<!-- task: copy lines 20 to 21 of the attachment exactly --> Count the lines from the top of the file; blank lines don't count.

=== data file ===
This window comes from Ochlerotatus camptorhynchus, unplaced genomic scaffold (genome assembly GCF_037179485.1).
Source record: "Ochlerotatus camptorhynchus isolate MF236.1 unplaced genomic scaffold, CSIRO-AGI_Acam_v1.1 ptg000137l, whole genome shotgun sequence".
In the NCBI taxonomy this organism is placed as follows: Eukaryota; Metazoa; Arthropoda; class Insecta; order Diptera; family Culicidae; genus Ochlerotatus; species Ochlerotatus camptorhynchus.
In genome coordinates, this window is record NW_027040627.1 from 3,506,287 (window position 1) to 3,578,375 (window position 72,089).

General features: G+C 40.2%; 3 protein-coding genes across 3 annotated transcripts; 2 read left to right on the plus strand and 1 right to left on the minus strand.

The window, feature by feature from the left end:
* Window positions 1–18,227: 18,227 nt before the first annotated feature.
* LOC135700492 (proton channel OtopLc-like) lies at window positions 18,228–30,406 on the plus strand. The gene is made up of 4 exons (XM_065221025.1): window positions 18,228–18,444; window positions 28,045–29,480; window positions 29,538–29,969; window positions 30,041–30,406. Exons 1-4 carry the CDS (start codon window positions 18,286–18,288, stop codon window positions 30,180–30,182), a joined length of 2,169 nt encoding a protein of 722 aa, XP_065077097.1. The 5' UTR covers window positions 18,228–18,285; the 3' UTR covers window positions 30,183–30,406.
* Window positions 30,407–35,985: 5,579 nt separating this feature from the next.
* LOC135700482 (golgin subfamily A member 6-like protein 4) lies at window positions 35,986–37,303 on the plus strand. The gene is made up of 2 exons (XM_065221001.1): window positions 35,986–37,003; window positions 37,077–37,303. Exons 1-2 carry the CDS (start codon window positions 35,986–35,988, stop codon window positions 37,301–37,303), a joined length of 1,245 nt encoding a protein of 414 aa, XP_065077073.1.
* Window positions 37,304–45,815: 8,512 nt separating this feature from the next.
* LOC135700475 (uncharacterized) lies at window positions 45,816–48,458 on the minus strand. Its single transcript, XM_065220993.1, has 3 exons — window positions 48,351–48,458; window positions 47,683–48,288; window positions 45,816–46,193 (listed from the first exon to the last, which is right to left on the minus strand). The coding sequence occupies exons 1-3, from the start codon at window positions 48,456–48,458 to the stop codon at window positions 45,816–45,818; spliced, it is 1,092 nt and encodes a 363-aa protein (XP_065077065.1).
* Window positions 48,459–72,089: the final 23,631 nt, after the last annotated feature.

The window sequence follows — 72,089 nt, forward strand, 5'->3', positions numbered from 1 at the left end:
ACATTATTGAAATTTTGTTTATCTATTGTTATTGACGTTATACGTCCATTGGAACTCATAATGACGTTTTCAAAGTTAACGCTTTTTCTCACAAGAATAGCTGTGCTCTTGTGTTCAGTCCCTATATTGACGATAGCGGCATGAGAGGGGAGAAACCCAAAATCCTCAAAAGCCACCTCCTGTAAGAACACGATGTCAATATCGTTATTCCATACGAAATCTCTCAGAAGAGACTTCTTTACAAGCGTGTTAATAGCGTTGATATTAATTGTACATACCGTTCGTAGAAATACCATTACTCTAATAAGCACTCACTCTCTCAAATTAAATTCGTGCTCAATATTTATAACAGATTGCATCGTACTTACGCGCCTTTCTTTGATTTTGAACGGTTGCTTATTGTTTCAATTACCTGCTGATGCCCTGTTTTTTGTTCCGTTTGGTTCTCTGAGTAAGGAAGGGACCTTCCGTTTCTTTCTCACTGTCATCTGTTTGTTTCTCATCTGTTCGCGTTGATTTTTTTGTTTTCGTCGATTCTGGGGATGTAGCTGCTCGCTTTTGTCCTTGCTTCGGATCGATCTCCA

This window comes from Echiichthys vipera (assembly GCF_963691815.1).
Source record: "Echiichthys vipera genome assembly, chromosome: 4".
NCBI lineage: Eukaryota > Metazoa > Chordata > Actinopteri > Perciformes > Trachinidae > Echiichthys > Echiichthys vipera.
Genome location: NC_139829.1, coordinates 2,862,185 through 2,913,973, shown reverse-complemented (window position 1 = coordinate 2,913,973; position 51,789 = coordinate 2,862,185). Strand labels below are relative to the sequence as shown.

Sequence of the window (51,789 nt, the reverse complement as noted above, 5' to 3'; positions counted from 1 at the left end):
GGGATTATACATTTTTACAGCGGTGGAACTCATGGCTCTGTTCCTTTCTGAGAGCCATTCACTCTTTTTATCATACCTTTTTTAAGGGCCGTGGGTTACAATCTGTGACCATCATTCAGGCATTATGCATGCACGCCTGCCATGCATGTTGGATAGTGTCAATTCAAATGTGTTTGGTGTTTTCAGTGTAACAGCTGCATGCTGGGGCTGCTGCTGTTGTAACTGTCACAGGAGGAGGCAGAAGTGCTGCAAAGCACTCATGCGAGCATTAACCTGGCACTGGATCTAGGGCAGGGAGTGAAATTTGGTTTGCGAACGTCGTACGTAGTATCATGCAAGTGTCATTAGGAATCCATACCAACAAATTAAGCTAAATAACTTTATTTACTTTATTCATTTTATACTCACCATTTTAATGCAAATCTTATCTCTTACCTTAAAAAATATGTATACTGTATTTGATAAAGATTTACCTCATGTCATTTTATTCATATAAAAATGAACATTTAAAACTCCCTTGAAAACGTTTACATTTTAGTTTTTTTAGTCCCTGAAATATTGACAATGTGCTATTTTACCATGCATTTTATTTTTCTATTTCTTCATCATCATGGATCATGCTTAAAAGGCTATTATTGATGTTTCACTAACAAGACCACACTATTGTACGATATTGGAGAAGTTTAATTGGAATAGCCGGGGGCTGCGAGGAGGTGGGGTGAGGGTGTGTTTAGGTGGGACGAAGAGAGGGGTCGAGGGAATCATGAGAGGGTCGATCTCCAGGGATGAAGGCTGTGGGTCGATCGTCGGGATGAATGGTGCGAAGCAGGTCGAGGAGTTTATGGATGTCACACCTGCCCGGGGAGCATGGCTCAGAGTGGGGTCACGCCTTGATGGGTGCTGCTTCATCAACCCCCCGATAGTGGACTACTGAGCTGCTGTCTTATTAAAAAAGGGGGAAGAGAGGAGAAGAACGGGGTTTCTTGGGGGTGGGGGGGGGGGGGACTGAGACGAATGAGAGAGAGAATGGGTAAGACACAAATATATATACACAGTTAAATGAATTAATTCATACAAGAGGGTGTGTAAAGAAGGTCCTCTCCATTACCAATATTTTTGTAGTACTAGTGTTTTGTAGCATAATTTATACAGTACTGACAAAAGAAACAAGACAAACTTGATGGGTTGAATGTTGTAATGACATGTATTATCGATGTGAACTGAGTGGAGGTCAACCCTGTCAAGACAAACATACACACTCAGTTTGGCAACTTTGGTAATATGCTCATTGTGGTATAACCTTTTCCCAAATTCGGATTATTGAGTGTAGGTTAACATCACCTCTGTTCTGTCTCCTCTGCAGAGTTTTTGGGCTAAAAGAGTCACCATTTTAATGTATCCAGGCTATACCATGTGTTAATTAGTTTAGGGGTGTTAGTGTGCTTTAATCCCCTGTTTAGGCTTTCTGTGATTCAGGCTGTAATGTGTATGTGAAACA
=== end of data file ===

Sequence of the window (51,789 nt, the reverse complement as noted above, 5' to 3'; positions counted from 1 at the left end):
GGGATTATACATTTTTACAGCGGTGGAACTCATGGCTCTGTTCCTTTCTGAGAGCCATTCACTCTTTTTATCATACCTTTTTTAAGGGCCGTGGGTTACAATCTGTGACCATCATTCAGGCATTATGCATGCACGCCTGCCATGCATGTTGGATAGTGTCAATTCAAATGTGTTTGGTGTTTTCAGTGTAACAGCTGCATGCTGGGGCTGCTGCTGTTGTAACTGTCACAGGAGGAGGCAGAAGTGCTGCAAAGCACTCATGCGAGCATTAACCTGGCACTGGATCTAGGGCAGGGAGTGAAATTTGGTTTGCGAACGTCGTACGTAGTATCATGCAAGTGTCATTAGGAATCCATACCAACAAATTAAGCTAAATAACTTTATTTACTTTATTCATTTTATACTCACCATTTTAATGCAAATCTTATCTCTTACCTTAAAAAATATGTATACTGTATTTGATAAAGATTTACCTCATGTCATTTTATTCATATAAAAATGAACATTTAAAACTCCCTTGAAAACGTTTACATTTTAGTTTTTTTAGTCCCTGAAATATTGACAATGTGCTATTTTACCATGCATTTTATTTTTCTATTTCTTCATCATCATGGATCATGCTTAAAAGGCTATTATTGATGTTTCACTAACAAGACCACACTATTGTACGATATTGGAGAAGTTTAATTGGAATAGCCGGGGGCTGCGAGGAGGTGGGGTGAGGGTGTGTTTAGGTGGGACGAAGAGAGGGGTCGAGGGAATCATGAGAGGGTCGATCTCCAGGGATGAAGGCTGTGGGTCGATCGTCGGGATGAATGGTGCGAAGCAGGTCGAGGAGTTTATGGATGTCACACCTGCCCGGGGAGCATGGCTCAGAGTGGGGTCACGCCTTGATGGGTGCTGCTTCATCAACCCCCCGATAGTGGACTACTGAGCTGCTGTCTTATTAAAAAAGGGGGAAGAGAGGAGAAGAACGGGGTTTCTTGGGGGTGGGGGGGGGGGGGACTGAGACGAATGAGAGAGAGAATGGGTAAGACACAAATATATATACACAGTTAAATGAATTAATTCATACAAGAGGGTGTGTAAAGAAGGTCCTCTCCATTACCAATATTTTTGTAGTACTAGTGTTTTGTAGCATAATTTATACAGTACTGACAAAAGAAACAAGACAAACTTGATGGGTTGAATGTTGTAATGACATGTATTATCGATGTGAACTGAGTGGAGGTCAACCCTGTCAAGACAAACATACACACTCAGTTTGGCAACTTTGGTAATATGCTCATTGTGGTATAACCTTTTCCCAAATTCGGATTATTGAGTGTAGGTTAACATCACCTCTGTTCTGTCTCCTCTGCAGAGTTTTTGGGCTAAAAGAGTCACCATTTTAATGTATCCAGGCTATACCATGTGTTAATTAGTTTAGGGGTGTTAGTGTGCTTTAATCCCCTGTTTAGGCTTTCTGTGATTCAGGCTGTAATGTGTATGTGAAACA